I’ve been trying all day to come up with a funny way to write about how transcendently angry this movie made me. Something hopefully a bit more highbrow than the entire concept of “rage pee.” And then I realized I can’t do it, and it was going to stop me from meeting my obligation to you lovely people, who gave $400 to charity to make me watch this insult to common decency on film. So I’ll just lay it out for you.
I had this one moment, midway through my second beer (bless you, Alamo Drafthouse, without your alcohol I would not have survived) where I almost, almost convinced myself that no actually, Michael Bay is totally a genius, and this is his never-ending art project to hold a mirror up to movie-goers across the globe and prove that no matter how low you think the lowest common denominator is, actually you need to pick your shovel back up and keep digging. It was like he was laughing, Bella Lugosi-style, deep and evil and amused, at the incontrovertible proof that we are a culture in only the most bacterial of senses, unquestioningly throwing money at anything rancid so long as it came coated with the appropriate amount of bright orange glitter. And I almost laughed with him for a moment as my sanity cracked and bent.
None of us deserve the smirking comfort of thinking there’s some kind of meta-point to all of this.
There is no plot. There is no character. If I was feeling charitable I would say that Michael Bay and his screen writer, Ehren Kruger, have transcended the concept of plot, but that would imply some kind of higher purpose beyond stuffing in a little more creepy ogling and another unsubtle product placement. This movie is effectively a well-shot, two hour and forty fucking minute long, ugly, ravenous kaiju baby of a music video for the Imagine Dragons song Battle Cry, Hasbro’s newest line of merchandise, and centuries of ingrained misogyny and racism.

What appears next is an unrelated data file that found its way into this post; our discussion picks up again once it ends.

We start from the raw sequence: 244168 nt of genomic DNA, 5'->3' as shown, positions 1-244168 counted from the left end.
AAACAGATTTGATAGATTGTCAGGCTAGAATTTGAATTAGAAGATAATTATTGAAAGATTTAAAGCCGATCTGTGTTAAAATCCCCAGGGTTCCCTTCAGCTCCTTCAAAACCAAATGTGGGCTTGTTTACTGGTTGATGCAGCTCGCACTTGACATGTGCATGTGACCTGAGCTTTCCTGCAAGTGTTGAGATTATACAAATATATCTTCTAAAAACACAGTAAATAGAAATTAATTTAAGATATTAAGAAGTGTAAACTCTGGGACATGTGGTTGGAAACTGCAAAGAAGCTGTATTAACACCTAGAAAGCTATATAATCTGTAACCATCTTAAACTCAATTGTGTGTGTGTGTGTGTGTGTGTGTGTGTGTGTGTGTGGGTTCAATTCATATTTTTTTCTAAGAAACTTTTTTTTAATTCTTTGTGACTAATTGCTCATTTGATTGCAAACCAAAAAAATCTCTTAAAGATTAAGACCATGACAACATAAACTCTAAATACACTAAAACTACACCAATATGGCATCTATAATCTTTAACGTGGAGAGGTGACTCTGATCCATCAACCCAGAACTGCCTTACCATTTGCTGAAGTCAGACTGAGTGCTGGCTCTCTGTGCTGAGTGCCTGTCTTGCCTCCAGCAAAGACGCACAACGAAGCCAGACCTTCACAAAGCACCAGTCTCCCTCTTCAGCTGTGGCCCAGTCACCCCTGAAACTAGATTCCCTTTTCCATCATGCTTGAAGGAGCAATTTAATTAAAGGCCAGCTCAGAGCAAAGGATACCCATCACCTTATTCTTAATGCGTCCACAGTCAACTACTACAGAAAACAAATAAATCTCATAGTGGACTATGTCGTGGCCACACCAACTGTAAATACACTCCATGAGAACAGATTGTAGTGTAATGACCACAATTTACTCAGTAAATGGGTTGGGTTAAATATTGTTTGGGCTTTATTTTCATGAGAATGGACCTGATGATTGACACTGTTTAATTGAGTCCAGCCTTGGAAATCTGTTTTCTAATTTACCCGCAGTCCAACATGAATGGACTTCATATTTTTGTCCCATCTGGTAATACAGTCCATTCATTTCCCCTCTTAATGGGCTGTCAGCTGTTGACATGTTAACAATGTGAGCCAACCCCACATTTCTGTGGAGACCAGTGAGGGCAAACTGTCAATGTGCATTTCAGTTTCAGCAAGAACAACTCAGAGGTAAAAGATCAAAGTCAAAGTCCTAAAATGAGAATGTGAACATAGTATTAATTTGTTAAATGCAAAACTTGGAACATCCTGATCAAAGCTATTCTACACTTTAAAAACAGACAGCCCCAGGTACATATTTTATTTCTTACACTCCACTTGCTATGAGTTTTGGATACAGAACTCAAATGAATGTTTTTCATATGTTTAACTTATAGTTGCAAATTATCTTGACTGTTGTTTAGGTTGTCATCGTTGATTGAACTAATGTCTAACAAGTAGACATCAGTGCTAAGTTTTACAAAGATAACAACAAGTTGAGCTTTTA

This is Michael Bay, with the executives of Hasbro and Paramount arrayed around him and applauding, taking a giant shit on a platter and offering it to the world. Except instead of a regular silver platter, this one’s shaped like a woman has been painted down with a spray tan. This is a two hour and forty fucking minute long movie in which the only actual plot thread is a man deciding if he will retain ownership of his daughter, peppered with slow motion explosions, incoherent car chase scenes, and battle after battle of CGI robots fighting other CGI robots in such a way that it really just kind of looks like a trash compactor fucking a junked car in the tailpipe, but less visually discernible.
And I never thought I’d say this, but considering the length of the movie it could have used more explosions, and giant robots rolling around in indecipherable masses of computer-generated metal. There is proportionally less Transformer action in this movie than in those previous in order to make room for men being super creepy at a seventeen-year-old girl.